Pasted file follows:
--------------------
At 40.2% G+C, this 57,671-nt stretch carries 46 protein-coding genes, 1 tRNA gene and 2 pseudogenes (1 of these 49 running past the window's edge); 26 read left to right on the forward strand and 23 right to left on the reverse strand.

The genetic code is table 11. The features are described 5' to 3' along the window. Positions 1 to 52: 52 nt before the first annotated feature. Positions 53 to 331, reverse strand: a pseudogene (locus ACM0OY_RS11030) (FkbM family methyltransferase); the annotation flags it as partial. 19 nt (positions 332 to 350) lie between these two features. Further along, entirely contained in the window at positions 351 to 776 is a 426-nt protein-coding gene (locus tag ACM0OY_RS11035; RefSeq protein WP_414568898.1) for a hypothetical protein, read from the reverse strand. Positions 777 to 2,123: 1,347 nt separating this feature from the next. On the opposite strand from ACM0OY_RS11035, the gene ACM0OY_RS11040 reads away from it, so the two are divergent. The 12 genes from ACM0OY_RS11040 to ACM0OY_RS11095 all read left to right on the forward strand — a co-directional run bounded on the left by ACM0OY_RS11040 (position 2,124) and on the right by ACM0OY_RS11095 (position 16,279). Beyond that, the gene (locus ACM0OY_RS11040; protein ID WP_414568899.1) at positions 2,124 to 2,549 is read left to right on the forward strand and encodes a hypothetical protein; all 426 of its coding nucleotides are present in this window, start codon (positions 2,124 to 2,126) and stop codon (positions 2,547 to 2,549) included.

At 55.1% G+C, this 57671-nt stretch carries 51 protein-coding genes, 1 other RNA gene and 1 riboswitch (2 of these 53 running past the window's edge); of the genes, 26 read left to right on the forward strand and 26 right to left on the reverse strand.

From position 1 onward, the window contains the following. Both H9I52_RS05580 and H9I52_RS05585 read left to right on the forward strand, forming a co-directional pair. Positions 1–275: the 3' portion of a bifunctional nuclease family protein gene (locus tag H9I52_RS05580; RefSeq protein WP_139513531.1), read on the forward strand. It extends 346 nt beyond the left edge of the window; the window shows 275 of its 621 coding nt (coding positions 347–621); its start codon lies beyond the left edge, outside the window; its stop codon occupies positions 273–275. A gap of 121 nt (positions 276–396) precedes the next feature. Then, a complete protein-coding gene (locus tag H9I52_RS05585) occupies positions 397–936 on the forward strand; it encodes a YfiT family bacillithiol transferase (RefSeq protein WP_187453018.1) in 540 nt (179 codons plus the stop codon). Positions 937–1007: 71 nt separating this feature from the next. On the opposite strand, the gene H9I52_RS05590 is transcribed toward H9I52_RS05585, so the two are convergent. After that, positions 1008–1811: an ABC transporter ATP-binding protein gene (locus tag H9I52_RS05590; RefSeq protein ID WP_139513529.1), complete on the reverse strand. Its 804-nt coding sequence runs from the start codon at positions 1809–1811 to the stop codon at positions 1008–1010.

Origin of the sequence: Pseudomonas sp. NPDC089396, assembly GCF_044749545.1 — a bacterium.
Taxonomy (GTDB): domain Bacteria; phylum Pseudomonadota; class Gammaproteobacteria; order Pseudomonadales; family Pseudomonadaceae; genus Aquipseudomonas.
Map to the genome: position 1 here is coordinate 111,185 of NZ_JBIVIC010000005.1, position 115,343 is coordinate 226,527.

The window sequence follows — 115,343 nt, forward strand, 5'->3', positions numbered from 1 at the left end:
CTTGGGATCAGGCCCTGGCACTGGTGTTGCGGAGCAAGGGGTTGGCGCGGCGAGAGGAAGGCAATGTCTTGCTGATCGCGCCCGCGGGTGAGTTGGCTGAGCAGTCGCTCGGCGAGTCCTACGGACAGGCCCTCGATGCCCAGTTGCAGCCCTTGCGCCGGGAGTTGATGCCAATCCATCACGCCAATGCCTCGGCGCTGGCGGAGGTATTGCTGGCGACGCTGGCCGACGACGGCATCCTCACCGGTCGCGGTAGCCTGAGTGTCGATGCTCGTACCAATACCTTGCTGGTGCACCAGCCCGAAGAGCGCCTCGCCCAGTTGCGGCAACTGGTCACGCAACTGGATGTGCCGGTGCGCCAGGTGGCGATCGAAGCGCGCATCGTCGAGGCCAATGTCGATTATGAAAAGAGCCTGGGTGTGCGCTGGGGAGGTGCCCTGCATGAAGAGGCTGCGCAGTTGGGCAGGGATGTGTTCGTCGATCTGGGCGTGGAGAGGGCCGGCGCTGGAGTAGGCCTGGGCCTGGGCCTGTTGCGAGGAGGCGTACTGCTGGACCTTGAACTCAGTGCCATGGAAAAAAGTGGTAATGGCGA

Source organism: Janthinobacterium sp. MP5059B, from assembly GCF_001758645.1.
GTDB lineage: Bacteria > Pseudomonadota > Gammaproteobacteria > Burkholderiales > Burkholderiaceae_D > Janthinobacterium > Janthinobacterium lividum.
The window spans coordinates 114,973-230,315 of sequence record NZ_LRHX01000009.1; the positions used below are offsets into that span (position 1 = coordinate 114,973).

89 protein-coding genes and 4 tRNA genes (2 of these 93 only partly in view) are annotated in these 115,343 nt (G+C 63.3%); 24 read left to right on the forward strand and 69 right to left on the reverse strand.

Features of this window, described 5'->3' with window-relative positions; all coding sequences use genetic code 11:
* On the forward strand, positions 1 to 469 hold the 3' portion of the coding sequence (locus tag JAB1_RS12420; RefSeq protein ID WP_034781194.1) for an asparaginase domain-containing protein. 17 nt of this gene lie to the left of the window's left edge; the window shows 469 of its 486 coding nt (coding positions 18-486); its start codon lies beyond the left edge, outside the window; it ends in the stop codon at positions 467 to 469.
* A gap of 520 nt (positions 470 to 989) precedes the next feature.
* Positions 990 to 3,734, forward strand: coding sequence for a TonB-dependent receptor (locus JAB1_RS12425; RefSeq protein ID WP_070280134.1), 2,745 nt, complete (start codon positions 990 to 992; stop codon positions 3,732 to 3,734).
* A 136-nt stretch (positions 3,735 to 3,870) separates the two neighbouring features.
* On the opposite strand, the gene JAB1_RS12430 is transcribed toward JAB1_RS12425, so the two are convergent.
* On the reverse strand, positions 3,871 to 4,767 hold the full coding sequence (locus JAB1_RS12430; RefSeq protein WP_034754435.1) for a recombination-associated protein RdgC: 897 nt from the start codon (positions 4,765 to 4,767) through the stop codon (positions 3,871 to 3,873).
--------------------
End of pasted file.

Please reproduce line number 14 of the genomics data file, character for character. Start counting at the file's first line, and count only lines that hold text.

Features of this window, described 5'->3' with window-relative positions; all coding sequences use genetic code 11: